As far as my father’s situation goes, my sisters informed me that they weren’t given a choice in the matter. They had expressed to the case manager in charge of his case the request for a different vendor, but the case manager argued the point with them telling them that they had to use the contacted ambulance provider or his bill would be uncovered and they’d be responsible for the transport. So they felt their back was against the wall, and took her word for it, allowing her to use their contracted provider.
From my perspective, I find the actions of the hospital case manager to be reprehensible. Upon speaking to the Director of the hospital’s case management department, I was showered with platitudes and apologies for the oversight. However, I decided that enough was enough.
Most hospitals in Southern California are under contracts with providers to handle their diagnostically related transports for treatment, in an effort to contain costs. Under the PPS system, this practice is allowed, even discounting in such situations is allowed as long as the discount is included as a part of the agreement, prior to its implementation and subsequent execution, as long as the discount is reported on the hospital’s costing report to Medicare. Similar arrangements may be discounted too under managed care agreements where the discounting is protected by Federal “safe harbor” regulations, provided that the discount amount is not part of a larger inducement or “discount swapping” arrangement.
In my father’s case, yes it was a Medicare transport. However, it was a Medicare Part-B transport, not a Medicare Part-A transport. My Dad was being discharged to a rehab or skilled care facility, he needed oxygen at all times, and it had to be monitored due to the respiratory instability of his condition. Therefore, “medical necessity” was met for the transport. Second, it was a part-B transport (fee-for-service), rather than a Part-A (Bundled as a part of the hospital billing to Medicare) transport, because he was being discharged into the care of a step-down facility, and not as a part of a continued treatment that was to be provided by the hospital.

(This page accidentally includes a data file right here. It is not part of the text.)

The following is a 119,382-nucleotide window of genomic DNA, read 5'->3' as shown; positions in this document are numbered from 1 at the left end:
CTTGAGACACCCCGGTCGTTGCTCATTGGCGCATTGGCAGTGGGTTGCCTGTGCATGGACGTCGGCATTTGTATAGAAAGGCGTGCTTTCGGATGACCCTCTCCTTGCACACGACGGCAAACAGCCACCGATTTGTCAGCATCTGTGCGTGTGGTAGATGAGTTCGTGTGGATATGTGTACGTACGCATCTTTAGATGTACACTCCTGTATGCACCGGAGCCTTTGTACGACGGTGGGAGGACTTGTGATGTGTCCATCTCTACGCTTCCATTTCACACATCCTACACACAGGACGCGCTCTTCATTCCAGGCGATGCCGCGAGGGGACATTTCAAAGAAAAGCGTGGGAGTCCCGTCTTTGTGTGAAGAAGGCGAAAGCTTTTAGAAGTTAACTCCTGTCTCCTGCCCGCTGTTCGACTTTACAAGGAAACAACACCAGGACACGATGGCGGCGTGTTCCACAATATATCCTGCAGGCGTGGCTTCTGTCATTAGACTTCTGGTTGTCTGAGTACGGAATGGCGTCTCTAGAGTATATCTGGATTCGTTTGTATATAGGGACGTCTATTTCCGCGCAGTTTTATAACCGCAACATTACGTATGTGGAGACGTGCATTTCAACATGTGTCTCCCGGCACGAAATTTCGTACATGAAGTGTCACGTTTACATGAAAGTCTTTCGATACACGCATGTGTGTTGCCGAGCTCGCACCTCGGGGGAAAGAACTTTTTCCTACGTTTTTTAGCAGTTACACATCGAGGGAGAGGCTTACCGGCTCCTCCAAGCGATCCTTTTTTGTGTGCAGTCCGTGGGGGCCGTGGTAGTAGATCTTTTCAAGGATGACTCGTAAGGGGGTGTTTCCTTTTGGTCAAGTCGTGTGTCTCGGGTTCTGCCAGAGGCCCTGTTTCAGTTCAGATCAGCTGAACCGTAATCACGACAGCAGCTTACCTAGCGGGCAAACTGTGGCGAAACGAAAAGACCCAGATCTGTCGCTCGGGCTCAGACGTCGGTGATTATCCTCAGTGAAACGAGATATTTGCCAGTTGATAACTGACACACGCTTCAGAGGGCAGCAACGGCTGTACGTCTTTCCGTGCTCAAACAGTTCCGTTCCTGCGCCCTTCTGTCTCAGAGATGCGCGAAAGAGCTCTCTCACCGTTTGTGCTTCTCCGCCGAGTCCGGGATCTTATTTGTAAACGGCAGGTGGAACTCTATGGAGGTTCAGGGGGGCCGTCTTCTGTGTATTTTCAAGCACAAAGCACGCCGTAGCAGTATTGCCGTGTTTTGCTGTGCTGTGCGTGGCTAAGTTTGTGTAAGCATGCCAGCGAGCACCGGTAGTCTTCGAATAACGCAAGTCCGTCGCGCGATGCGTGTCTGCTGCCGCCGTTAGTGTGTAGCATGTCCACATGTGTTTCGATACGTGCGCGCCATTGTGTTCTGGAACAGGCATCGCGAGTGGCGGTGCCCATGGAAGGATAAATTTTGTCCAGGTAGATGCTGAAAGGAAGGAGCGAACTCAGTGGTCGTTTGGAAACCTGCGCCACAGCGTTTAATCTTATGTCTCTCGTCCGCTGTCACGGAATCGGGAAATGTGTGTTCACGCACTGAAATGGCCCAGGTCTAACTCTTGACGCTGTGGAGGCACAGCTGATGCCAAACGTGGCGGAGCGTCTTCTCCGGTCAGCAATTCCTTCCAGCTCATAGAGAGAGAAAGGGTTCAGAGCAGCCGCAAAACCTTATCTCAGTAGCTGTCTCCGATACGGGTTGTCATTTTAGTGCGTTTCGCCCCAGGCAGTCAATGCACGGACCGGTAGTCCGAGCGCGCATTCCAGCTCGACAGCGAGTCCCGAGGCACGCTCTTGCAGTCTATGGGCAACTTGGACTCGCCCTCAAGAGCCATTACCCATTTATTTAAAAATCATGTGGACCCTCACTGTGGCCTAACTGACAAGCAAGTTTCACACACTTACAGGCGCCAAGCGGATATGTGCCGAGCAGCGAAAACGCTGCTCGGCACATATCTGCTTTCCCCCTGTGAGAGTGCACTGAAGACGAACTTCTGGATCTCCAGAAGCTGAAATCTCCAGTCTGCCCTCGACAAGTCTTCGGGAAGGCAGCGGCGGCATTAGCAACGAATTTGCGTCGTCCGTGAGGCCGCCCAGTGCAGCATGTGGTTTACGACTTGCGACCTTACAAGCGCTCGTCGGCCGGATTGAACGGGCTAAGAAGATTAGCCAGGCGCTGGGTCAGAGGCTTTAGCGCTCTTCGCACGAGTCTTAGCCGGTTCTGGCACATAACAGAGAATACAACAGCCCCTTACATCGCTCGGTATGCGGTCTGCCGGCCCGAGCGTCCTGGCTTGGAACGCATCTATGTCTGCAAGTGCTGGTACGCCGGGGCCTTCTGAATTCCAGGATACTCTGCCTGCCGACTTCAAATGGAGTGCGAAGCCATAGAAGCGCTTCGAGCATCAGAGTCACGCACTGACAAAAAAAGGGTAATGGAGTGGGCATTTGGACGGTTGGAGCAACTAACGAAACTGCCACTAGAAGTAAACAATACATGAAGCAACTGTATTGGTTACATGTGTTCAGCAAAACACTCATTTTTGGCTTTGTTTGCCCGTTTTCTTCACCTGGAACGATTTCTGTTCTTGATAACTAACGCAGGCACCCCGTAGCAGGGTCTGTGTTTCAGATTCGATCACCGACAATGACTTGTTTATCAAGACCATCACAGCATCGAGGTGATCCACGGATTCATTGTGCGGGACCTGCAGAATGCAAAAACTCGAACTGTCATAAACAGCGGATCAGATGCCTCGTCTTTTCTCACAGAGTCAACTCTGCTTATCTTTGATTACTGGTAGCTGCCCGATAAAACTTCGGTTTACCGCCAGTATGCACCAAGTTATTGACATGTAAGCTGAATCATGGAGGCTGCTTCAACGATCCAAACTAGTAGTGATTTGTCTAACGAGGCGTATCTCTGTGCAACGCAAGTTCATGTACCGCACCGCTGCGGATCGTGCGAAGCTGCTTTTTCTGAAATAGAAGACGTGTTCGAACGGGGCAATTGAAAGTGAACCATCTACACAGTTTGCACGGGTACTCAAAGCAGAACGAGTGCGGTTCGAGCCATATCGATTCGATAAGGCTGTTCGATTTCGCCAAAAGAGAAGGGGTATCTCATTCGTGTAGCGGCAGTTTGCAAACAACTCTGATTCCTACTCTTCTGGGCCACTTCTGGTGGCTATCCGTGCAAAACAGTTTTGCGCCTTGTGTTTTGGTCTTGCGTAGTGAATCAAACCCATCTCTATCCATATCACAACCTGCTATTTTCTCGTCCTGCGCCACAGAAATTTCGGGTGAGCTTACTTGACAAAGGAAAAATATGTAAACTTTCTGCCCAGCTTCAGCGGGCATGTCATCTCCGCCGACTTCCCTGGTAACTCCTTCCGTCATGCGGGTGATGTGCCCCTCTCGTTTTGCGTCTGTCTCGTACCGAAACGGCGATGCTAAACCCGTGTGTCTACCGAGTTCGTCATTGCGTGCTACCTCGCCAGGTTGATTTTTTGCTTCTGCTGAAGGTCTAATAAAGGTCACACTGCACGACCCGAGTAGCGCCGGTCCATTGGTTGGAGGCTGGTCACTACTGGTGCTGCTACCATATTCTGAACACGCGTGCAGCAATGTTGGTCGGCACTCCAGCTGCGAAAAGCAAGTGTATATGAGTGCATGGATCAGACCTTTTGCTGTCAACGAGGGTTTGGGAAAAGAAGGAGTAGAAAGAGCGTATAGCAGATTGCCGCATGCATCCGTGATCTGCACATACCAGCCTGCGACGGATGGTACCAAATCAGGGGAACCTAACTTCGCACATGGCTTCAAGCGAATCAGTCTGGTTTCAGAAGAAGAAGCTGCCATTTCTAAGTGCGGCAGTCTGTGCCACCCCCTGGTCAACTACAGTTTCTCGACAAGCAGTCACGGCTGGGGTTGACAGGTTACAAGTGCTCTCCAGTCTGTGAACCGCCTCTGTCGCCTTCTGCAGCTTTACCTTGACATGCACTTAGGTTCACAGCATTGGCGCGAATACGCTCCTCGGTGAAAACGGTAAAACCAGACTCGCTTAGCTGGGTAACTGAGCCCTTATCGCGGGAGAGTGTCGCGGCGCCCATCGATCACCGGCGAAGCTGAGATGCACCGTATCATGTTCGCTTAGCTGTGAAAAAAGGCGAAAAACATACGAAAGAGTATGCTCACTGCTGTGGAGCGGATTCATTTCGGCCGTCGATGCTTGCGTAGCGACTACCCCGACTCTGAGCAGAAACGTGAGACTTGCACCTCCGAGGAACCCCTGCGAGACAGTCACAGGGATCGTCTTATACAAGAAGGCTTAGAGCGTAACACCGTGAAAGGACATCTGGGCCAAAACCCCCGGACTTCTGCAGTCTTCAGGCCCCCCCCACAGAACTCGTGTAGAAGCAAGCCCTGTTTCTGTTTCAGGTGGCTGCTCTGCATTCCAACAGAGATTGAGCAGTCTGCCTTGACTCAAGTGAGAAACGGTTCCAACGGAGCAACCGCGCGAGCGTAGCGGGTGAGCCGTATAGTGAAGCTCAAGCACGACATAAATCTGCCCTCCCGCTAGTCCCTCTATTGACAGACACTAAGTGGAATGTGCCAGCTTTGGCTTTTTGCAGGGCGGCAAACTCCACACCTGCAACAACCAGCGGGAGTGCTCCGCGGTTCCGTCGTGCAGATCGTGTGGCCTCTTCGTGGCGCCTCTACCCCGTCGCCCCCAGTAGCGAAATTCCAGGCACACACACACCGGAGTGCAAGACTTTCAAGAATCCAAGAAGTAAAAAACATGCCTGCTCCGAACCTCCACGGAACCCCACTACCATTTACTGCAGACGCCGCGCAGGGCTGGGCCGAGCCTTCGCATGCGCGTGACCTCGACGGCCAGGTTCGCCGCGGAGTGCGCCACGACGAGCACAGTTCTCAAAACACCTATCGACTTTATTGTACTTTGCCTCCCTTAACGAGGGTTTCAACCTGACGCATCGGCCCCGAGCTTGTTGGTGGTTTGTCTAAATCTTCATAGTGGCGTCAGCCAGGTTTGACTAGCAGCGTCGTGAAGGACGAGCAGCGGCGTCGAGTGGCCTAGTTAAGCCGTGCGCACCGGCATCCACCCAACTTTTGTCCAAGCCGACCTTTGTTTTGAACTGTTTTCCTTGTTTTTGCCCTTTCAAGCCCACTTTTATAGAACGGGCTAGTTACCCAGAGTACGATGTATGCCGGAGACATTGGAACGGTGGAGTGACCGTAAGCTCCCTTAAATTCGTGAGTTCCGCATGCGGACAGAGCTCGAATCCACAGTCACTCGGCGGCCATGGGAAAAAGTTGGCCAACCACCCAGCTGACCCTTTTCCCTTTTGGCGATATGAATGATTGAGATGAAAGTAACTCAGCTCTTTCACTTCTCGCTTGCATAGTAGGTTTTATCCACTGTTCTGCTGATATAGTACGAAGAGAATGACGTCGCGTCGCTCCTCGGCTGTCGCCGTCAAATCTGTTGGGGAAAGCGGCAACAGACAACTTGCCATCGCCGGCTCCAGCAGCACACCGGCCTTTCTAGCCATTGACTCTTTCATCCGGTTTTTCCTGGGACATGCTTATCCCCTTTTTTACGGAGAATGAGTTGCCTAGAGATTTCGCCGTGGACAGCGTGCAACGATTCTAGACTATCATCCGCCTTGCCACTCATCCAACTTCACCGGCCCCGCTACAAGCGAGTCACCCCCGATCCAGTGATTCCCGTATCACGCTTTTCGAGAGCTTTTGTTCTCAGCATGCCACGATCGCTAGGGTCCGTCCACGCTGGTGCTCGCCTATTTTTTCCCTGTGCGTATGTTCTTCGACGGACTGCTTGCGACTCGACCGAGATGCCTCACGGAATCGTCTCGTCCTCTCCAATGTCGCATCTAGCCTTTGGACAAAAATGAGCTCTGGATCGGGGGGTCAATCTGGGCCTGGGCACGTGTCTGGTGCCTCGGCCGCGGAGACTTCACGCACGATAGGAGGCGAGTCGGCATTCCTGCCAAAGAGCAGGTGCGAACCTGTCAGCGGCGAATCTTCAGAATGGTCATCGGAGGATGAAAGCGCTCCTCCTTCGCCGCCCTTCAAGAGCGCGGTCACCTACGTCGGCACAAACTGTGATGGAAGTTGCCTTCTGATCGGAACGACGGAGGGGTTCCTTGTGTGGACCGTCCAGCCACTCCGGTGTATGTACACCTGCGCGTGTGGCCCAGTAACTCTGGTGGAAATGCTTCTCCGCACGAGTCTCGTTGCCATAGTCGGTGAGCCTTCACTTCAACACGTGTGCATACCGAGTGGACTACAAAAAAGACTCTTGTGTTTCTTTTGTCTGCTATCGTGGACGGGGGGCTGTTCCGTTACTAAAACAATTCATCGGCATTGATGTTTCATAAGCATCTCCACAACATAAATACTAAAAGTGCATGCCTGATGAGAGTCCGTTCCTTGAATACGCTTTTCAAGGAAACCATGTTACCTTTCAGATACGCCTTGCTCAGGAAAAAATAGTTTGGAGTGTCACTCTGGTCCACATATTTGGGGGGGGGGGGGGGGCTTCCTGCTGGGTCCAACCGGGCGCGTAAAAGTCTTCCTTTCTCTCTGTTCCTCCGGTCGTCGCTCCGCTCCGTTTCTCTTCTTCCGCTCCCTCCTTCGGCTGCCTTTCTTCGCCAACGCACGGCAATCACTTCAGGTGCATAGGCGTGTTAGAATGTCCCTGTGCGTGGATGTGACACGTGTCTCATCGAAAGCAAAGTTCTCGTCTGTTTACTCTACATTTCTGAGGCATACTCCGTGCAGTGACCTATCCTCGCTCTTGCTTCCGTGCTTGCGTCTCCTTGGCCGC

My problem with all of this was straightforward and simple. It was clearly an EMTALA violation by disregarding the request and wishes of the patient or their family to determine a course of care for a patient. This right, as handed down by the government, lies not with the caregiver. Now my family was able to see firsthand the problem I’ve seen with those who tend to tell lies to the public on what is and is not covered as a part of the care and service offered in a hospital.
Since my time in EMS and now as a consultant, these types of transports by an ambulance company have been and still are covered by Medicare Part-B. I’ve been in this industry since 1977, and nothing has changed in this regard transporting a patient who met the medical necessity qualifications, from receiving the benefit of coverage for an ambulance transport. So why would the hospital’s case managers be believing differently, or telling my sisters something that wasn’t true?
The answer to me is somewhat obvious....
· ... And the band played on.
The other day, I read an article online about the Medicare program’s eventual insolvency that looms on the horizon.
I wondered silently what they’re all going to do when in a few short years, when its all gone... dried up and blown away like dust in the wind.
I leaned back against my chair at my desk, and as horrible as it may sound, I had a brief moment where I felt a sense of resignation, wondering why I fight at all.
Posted by Unknown at 10:18 PM